What about meet-ups? What metrics would be affected by students listening to successful alumni? How about tracking changes in majors associated with the careers of the meetups students went to? For example, if a higher % of students stayed in or switched to the major of the meetups they went to, would you consider the program a success? On the other hand, by exposing students to the realities of the careers they are interested in, we may be improving their persistence since they are more highly motivated to stay in and finish so that they can pursue the right careers aligned with their life goals.
In terms of program participation data collection, we can use a card-swipe system to track students’ ins and outs at these events. As long as students understand that this kind of data can be used to assess the efficacy of various stunted success programs to help optimize their school experience, there may not be a need for IRB approval. Manual attendance tracking is not recommended due to its unreliability. Quality of attendance can be measured by frequency and duration, along with social network analysis to see if some students attend events together.
In terms of student data to be used in matching, we would like to have variables in incoming factors, academic performance, academic progression, engagement, financial aid, and social psychological factors available through survey data. While matching algorithms will accommodate and personalize to available data, the higher the accuracy of predictive models, the lower the minimum detectable effect size.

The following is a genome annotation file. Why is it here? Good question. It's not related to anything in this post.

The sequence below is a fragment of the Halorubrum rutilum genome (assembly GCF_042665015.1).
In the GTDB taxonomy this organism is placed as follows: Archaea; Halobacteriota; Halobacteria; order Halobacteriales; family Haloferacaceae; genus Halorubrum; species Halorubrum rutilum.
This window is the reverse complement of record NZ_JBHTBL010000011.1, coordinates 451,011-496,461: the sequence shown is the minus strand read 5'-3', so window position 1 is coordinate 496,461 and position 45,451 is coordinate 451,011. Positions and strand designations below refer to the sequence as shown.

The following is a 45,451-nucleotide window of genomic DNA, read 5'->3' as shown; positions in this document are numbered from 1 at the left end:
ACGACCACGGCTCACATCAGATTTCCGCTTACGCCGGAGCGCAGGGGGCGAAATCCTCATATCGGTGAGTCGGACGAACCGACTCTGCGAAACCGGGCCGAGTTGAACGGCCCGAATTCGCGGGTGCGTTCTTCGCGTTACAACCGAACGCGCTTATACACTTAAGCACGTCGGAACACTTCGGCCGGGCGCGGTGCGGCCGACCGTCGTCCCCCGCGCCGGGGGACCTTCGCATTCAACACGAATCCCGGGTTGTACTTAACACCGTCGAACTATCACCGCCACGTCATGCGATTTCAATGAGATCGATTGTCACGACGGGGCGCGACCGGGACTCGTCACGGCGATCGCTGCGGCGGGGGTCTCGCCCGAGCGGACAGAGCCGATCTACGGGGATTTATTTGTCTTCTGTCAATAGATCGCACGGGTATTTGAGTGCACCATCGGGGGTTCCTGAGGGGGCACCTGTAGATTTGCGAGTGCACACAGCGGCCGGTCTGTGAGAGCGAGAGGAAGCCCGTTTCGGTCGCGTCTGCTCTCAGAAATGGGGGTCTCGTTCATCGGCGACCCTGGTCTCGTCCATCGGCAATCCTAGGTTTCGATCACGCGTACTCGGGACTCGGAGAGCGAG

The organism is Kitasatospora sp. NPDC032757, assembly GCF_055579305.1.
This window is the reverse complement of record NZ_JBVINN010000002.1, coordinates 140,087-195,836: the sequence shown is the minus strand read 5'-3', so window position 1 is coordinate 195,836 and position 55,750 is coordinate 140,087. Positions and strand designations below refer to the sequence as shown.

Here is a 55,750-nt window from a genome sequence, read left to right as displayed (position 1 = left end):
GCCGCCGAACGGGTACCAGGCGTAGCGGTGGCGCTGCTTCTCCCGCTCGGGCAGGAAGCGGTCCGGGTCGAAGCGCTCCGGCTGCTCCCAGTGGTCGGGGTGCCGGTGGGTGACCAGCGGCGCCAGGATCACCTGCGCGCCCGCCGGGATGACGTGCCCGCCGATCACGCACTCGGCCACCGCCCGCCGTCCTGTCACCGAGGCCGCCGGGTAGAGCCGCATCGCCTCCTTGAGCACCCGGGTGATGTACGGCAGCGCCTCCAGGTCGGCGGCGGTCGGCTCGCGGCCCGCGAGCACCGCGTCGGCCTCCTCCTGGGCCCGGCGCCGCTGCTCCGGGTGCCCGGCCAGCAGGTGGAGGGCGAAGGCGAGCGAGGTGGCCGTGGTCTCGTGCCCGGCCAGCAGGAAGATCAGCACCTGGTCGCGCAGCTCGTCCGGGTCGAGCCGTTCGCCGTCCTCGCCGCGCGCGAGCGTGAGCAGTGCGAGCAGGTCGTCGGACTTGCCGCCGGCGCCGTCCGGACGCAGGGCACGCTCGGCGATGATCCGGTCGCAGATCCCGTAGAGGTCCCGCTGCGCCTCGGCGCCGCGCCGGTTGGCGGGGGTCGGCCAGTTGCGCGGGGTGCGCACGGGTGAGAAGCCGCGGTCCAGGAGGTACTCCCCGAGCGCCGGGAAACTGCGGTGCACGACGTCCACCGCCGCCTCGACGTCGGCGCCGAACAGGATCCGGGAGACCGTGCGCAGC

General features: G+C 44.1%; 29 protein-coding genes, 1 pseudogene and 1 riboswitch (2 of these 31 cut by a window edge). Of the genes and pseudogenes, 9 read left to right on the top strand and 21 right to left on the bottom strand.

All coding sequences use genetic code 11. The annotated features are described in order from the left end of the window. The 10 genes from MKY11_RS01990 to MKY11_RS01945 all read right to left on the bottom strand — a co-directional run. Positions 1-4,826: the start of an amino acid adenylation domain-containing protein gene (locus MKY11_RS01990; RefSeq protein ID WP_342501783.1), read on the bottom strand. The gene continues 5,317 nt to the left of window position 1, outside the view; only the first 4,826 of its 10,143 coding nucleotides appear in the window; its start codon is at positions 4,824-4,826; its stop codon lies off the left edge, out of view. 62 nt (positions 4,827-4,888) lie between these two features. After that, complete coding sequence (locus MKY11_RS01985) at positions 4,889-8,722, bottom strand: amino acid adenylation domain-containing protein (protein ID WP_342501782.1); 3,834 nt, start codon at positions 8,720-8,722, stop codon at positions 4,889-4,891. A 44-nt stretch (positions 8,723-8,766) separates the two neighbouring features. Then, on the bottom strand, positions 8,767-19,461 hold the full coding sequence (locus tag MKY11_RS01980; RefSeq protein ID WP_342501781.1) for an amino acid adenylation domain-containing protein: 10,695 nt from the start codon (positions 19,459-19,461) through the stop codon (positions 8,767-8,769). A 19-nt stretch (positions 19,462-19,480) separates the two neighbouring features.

If the eligibility criteria are too restrictive to allow baseline matching and historical trends on success metrics are unstable, we should seriously recommend A/B testing since there is a lot of noise even for pre-post matching. Another option is to relax the eligibility criteria such that baseline matching is feasible.
In summary, we outlined the steps involved in intentional intervention design and impact analytics. Always map the objectives of the program to success metrics. Even more importantly, use analytics to understand and quantify impact levers for the targeted student segment since the objectives of an intervention program should be aligned with the prioritized impact levers. After that, data instrumentation strategies need to be developed along with matching strategies for baseline matching or pre-post matching under certain conditions. The reward of such a thorough process is a scientific impact measurement that will facilitate continuous impact and process improvement in student success.
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At Civitas Learning, we are on a constant quest to explore which data sources can contribute to the art and science of student success. In this white paper, we explain how we leverage salient concepts in event signal processing, causal impact analysis, and learning models to quantify the relative contributions of different data sources. Such knowledge is invaluable in helping us build the most effective, personalized student success platform.